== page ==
As previously mentioned, in the 1980s the Israeli economy began to recover when the government began to practice successful capitalist economic practices. This was followed by an extremely useful immigration policy, i.e. the influx of Jews from abroad. When the Soviet Union began to disintegrate, American immigration policies prevented large numbers of Russian Jews from coming to the United States. Instead, they chose Israel. Between 1990 and 1997, more than 710,000 Soviet Jews arrived in their ancient homeland, increasing the working-age population by 15%. About 60% of newly arrived immigrants had a college education compared to 30 to 40% of the previous Israeli population. In most cases, immigration is good for economic growth. More people means more people doing business, shopping in stores and paying taxes. When these immigrants are engineers, managers and professors, it is even better for economic growth. The influx of Russian Jews gave Israel a stimulating intellectual and financial injection.
At the end of the 20th century, Israel became an integral part of the global economy, and the export orientation adopted by many companies proved particularly useful. Israel is often referred to as the “country of start-ups”. Thanks to the (business) culture of the Jewish people – ambition, ingenuity and adroitness, the country has become an incubator of high technology. In the early 1990s, investments in military research and a highly educated population were key prerequisites for a high-tech boom. Only one important factor was missing: investors.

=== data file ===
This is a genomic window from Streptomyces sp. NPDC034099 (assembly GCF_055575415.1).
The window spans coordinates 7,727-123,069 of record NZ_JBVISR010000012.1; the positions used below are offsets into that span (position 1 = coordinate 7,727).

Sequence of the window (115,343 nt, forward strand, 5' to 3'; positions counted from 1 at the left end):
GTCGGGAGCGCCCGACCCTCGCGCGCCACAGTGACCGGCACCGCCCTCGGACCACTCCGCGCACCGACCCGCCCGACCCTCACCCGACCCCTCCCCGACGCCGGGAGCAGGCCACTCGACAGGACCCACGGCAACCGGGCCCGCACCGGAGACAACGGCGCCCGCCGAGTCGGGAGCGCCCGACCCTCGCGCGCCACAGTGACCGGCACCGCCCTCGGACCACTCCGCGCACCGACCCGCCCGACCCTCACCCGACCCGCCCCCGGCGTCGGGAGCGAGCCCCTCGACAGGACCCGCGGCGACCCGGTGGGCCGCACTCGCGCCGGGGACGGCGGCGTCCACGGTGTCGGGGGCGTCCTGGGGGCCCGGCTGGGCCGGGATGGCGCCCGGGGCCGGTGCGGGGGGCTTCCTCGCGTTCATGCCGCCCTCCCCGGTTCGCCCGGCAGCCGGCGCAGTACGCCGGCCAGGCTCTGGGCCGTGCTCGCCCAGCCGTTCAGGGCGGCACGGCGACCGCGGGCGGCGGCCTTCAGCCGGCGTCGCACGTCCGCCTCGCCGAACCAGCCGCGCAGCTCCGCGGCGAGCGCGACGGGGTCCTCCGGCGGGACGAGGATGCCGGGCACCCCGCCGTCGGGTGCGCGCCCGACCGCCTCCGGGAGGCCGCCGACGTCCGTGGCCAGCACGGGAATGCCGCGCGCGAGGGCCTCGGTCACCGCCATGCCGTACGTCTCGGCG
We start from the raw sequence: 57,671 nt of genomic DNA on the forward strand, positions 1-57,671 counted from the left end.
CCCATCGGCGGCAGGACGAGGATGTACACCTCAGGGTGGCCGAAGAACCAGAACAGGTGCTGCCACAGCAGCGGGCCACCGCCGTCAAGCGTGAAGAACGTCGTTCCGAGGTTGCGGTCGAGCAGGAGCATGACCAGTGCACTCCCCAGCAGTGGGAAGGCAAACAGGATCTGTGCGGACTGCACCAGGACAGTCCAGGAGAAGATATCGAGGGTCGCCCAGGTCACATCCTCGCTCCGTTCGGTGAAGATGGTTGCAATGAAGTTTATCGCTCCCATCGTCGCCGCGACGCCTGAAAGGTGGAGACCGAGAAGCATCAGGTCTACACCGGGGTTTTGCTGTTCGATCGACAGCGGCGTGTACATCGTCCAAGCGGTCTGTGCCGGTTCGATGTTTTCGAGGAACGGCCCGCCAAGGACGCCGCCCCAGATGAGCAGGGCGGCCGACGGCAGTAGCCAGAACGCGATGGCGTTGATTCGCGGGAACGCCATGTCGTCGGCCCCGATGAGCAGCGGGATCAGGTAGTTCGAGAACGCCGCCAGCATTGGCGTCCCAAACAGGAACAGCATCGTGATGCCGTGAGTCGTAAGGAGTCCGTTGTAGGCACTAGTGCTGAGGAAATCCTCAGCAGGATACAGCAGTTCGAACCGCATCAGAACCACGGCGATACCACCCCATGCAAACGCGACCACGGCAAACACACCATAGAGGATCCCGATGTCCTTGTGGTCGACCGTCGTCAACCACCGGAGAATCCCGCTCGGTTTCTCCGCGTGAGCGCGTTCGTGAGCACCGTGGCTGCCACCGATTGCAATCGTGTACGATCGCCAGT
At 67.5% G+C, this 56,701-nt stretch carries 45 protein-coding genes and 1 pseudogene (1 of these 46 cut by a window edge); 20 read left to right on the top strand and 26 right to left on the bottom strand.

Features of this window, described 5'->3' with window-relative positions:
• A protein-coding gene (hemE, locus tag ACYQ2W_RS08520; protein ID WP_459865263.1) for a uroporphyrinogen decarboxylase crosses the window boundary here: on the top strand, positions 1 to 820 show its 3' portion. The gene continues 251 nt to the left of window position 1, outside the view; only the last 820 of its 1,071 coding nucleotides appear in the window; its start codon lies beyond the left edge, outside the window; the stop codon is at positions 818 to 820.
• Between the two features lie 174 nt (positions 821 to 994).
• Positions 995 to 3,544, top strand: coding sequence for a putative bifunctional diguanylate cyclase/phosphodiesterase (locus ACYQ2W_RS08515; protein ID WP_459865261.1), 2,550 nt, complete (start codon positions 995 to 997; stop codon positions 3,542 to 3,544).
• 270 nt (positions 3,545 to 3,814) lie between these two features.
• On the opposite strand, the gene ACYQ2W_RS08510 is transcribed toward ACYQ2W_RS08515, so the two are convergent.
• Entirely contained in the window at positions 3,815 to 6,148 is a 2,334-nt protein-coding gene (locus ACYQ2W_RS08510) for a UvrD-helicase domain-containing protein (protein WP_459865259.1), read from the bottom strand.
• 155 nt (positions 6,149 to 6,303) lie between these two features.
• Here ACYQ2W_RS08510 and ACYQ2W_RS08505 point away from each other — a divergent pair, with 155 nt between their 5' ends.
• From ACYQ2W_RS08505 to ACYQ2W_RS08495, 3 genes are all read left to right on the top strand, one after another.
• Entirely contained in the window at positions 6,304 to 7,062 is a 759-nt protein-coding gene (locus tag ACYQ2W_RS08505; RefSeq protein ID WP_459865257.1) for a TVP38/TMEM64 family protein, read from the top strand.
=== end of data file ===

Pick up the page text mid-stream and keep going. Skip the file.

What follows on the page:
Until then, the Israeli economy was still dominated by state-backed giants. That began to change with the Yozma program, a $100 million government venture capital fund launched in 1993. Some of the money was invested directly in start-ups. More importantly, the program convinced foreign investors to create funds by cutting taxes and promising to return some of the money they collected from investors. Thus, a virtuous cycle was started that created a successful, independent venture capital market that, until 2000, supported hundreds of start-ups annually. While the market started to work, the government privatized Yozma in 1998. In 2005, a major round of deregulation was launched, which helped the development of the financial sector.
Under the leadership of Benjamin Netanyahu in the late 1990s, Israel withdrew from Hebron and signed the Wye River Agreement, giving greater control to the Palestinian National Authority. Ehud Barak, elected prime minister in 1999, began his mandate by withdrawing forces from southern Lebanon, conducting negotiations with Palestinian leader Yasser Arafat and US President Bill Clinton at the Camp David summit in 2000. During the summit, Barak offered a plan for the establishment of a Palestinian state. The proposed state included the entire Gaza Strip and more than 90% of the West Bank with Jerusalem under joint administration. Both sides blamed each other for the failure of the negotiations. After Likud leader Ariel Sharon’s controversial visit to the Temple Mount in September 2000, the Second Intifada began, which lasted until February 2005. Some commentators claim that the uprising was pre-planned by Arafat due to the collapse of peace talks. The result of the Second Intifada was a total of more than 4,000 dead, Israel’s complete withdrawal from the Gaza Strip, the construction of a wall between Israel and the West Bank, and the suppression of the uprising in the West Bank.